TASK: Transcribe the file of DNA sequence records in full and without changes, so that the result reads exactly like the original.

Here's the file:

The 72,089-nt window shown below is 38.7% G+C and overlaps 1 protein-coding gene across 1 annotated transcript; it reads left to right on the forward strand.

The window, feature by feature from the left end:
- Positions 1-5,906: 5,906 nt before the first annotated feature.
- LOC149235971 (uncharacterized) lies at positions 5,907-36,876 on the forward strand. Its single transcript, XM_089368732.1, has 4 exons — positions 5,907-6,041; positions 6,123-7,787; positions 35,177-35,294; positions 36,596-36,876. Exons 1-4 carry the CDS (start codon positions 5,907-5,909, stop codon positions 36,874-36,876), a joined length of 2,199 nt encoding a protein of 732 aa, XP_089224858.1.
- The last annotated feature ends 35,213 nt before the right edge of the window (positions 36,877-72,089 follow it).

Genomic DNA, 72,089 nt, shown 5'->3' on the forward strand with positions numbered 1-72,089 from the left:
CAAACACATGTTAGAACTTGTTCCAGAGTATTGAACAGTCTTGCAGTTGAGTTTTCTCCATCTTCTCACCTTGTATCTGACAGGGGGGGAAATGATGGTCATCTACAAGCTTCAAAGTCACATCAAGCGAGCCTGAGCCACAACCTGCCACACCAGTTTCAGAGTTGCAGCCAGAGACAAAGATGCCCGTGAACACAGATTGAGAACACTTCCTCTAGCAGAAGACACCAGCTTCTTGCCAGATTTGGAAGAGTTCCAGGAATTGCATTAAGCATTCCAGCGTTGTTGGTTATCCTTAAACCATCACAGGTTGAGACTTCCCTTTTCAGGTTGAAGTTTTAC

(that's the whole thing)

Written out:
The 72,089-nt window shown below is 38.7% G+C and overlaps 1 protein-coding gene across 1 annotated transcript; it reads left to right on the forward strand.

The window, feature by feature from the left end:
- Positions 1-5,906: 5,906 nt before the first annotated feature.
- LOC149235971 (uncharacterized) lies at positions 5,907-36,876 on the forward strand. Its single transcript, XM_089368732.1, has 4 exons — positions 5,907-6,041; positions 6,123-7,787; positions 35,177-35,294; positions 36,596-36,876. Exons 1-4 carry the CDS (start codon positions 5,907-5,909, stop codon positions 36,874-36,876), a joined length of 2,199 nt encoding a protein of 732 aa, XP_089224858.1.
- The last annotated feature ends 35,213 nt before the right edge of the window (positions 36,877-72,089 follow it).

Genomic DNA, 72,089 nt, shown 5'->3' on the forward strand with positions numbered 1-72,089 from the left:
CAAACACATGTTAGAACTTGTTCCAGAGTATTGAACAGTCTTGCAGTTGAGTTTTCTCCATCTTCTCACCTTGTATCTGACAGGGGGGGAAATGATGGTCATCTACAAGCTTCAAAGTCACATCAAGCGAGCCTGAGCCACAACCTGCCACACCAGTTTCAGAGTTGCAGCCAGAGACAAAGATGCCCGTGAACACAGATTGAGAACACTTCCTCTAGCAGAAGACACCAGCTTCTTGCCAGATTTGGAAGAGTTCCAGGAATTGCATTAAGCATTCCAGCGTTGTTGGTTATCCTTAAACCATCACAGGTTGAGACTTCCCTTTTCAGGTTGAAGTTTTAC